Chumbe island

24 August, 2008 (08:28) | Life | By: Olivier

Chumbe – a tiny corallian island on the west coast of Zanzibar – is an ecological reserve and a fascinating experiment in sustainable living.


With the blessing of the government, a non-profit organization runs it in a way that strives to have the smallest possible impact on the surrounding nature. Researchers from around the world come here to assist the project and daytrips are frequently organized to allow children from the local schools to learn from it. There’s even a classroom built in the main house to that purpose.

All energy and light sources on the island are solar powered. The roofs of the housings are very steep, built in a way that helps collect rainwater. The water is then filtered according to its planned usage (drinking or washing).  No used water is released in the environment without having been filtered clean. No water is being imported. Garbage is kept to a minimum and taken to the mainland to be incinerated when it cannot be disposed of in a natural way.

A maximum of 14 guest are allowed on the island at any time to minimize eco-disturbance. The guests live in 7 “eco-bandas”, designed to be fully eco-sustainable – complete with dry toilets and a manual pump to push the collected water to the roof where it is heated with the help of solar panels and can then be used to take nice, short, hot showers. The provided organic soaps are made by a local women’s co-operative and there’s natural lemongrass cream to prevent mosquito bites.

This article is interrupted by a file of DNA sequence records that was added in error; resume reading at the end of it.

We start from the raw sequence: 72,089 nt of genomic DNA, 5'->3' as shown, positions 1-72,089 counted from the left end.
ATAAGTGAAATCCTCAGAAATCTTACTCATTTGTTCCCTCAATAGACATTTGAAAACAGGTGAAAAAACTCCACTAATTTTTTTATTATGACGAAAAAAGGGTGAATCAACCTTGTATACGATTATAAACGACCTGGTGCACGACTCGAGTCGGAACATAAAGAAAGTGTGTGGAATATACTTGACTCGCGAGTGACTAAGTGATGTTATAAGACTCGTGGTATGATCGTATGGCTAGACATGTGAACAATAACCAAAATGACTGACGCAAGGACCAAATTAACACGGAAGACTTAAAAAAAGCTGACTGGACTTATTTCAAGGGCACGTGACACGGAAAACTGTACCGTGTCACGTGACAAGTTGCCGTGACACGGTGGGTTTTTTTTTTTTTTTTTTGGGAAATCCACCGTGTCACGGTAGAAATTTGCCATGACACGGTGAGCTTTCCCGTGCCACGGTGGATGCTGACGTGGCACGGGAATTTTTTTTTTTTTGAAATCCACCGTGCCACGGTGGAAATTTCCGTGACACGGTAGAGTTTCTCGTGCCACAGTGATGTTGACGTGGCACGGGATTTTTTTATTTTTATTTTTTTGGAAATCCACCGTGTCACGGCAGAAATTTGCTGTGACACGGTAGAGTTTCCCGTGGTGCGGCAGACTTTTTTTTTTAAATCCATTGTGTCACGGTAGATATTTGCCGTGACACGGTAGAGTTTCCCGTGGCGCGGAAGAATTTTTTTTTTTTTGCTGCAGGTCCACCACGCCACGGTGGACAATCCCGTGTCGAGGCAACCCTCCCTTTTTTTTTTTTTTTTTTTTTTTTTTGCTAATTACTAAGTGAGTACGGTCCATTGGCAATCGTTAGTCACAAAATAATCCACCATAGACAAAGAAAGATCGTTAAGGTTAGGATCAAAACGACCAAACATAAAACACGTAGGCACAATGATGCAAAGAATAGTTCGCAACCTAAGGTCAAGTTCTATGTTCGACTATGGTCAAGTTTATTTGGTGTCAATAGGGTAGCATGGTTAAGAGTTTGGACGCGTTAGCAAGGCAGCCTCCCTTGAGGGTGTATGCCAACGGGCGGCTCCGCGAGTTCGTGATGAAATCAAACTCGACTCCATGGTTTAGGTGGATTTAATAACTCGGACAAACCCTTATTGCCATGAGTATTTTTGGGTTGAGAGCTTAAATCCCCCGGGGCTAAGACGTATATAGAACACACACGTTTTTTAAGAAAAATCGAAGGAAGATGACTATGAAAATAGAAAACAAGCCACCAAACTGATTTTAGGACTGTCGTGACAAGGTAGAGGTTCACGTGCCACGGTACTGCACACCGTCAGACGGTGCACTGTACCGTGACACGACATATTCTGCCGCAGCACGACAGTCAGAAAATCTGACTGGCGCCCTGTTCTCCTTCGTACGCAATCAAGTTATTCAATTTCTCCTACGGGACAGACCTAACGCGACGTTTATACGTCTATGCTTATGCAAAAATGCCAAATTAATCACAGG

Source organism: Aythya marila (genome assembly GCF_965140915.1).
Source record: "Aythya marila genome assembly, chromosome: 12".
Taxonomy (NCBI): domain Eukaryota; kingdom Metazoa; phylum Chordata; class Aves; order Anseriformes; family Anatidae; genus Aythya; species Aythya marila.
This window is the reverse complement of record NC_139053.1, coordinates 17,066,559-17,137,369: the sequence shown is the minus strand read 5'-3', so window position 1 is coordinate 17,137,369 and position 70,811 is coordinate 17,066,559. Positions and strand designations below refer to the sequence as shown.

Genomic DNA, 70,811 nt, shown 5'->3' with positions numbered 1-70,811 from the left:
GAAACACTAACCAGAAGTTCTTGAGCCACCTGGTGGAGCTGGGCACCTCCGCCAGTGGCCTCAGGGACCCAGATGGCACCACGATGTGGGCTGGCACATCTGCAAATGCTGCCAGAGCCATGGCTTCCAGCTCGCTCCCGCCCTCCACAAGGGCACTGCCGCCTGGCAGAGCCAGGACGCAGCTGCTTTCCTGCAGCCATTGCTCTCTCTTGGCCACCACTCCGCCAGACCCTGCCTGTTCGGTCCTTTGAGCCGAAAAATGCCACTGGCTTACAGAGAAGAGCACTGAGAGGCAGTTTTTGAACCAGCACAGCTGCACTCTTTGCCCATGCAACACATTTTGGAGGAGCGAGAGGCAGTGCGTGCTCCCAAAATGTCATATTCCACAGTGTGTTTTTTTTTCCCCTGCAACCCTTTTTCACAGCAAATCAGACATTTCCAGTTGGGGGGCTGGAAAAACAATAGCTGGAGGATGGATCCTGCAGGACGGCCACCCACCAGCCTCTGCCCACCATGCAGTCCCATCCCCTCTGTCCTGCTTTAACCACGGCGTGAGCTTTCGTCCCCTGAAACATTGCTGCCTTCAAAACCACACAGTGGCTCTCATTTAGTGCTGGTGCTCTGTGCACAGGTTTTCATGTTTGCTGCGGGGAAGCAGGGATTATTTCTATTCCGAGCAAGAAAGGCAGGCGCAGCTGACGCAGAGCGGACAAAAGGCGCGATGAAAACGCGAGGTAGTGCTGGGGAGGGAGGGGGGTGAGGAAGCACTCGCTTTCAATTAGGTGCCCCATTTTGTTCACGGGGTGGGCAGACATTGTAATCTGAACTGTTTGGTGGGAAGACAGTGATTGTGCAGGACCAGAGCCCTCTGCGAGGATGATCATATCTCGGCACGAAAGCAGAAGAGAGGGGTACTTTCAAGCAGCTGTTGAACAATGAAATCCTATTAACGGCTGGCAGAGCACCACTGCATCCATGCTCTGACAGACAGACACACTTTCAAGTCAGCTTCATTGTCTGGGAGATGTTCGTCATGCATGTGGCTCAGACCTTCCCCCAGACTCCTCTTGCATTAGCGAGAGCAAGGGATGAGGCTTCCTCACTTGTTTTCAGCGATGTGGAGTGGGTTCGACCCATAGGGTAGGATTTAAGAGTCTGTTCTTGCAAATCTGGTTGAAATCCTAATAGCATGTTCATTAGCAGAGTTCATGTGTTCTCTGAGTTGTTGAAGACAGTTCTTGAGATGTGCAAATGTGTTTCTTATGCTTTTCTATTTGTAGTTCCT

All of this was made to protect Chumbe’s wonderful ecosystem. The coral garden here is probably the most beautiful I have ever seen. The island’s forest is home to rare plants, trees and creatures. The Ader’s Duiker, a smallish antelope, has been successfully introduced in the reserve’s forest in 1995. Unfortunately, I did not get a chance to spot one but I did get to see the crabs species who call the island home. Mostly a lot of really big hermit crabs including the Coconut Crab which is the largest land-living arthropod in the world. I crossed path with a couple of specimen who would have fit straight in Verhoeven’s Starship Troopers!


Write a comment